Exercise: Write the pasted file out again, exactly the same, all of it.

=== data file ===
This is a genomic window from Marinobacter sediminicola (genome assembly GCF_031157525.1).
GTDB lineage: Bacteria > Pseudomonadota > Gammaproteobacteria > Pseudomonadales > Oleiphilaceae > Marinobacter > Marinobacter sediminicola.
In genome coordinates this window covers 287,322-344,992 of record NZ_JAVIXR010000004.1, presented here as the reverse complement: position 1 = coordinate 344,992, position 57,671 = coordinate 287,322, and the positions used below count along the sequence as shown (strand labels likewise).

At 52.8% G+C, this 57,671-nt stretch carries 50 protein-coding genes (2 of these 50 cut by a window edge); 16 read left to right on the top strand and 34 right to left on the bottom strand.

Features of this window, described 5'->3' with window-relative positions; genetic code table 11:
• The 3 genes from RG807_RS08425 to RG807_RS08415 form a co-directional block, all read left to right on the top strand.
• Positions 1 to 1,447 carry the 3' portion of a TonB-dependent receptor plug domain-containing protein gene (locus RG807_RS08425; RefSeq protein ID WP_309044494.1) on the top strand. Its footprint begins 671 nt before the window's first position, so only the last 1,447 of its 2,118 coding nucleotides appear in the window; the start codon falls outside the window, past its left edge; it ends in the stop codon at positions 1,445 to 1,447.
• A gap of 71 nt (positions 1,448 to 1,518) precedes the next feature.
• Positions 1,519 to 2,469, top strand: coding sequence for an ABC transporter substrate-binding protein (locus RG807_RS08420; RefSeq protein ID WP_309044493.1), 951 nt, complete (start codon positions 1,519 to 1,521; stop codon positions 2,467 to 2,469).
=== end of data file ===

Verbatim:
This is a genomic window from Marinobacter sediminicola (genome assembly GCF_031157525.1).
GTDB lineage: Bacteria > Pseudomonadota > Gammaproteobacteria > Pseudomonadales > Oleiphilaceae > Marinobacter > Marinobacter sediminicola.
In genome coordinates this window covers 287,322-344,992 of record NZ_JAVIXR010000004.1, presented here as the reverse complement: position 1 = coordinate 344,992, position 57,671 = coordinate 287,322, and the positions used below count along the sequence as shown (strand labels likewise).

At 52.8% G+C, this 57,671-nt stretch carries 50 protein-coding genes (2 of these 50 cut by a window edge); 16 read left to right on the top strand and 34 right to left on the bottom strand.

Features of this window, described 5'->3' with window-relative positions; genetic code table 11:
• The 3 genes from RG807_RS08425 to RG807_RS08415 form a co-directional block, all read left to right on the top strand.
• Positions 1 to 1,447 carry the 3' portion of a TonB-dependent receptor plug domain-containing protein gene (locus RG807_RS08425; RefSeq protein ID WP_309044494.1) on the top strand. Its footprint begins 671 nt before the window's first position, so only the last 1,447 of its 2,118 coding nucleotides appear in the window; the start codon falls outside the window, past its left edge; it ends in the stop codon at positions 1,445 to 1,447.
• A gap of 71 nt (positions 1,448 to 1,518) precedes the next feature.
• Positions 1,519 to 2,469, top strand: coding sequence for an ABC transporter substrate-binding protein (locus RG807_RS08420; RefSeq protein ID WP_309044493.1), 951 nt, complete (start codon positions 1,519 to 1,521; stop codon positions 2,467 to 2,469).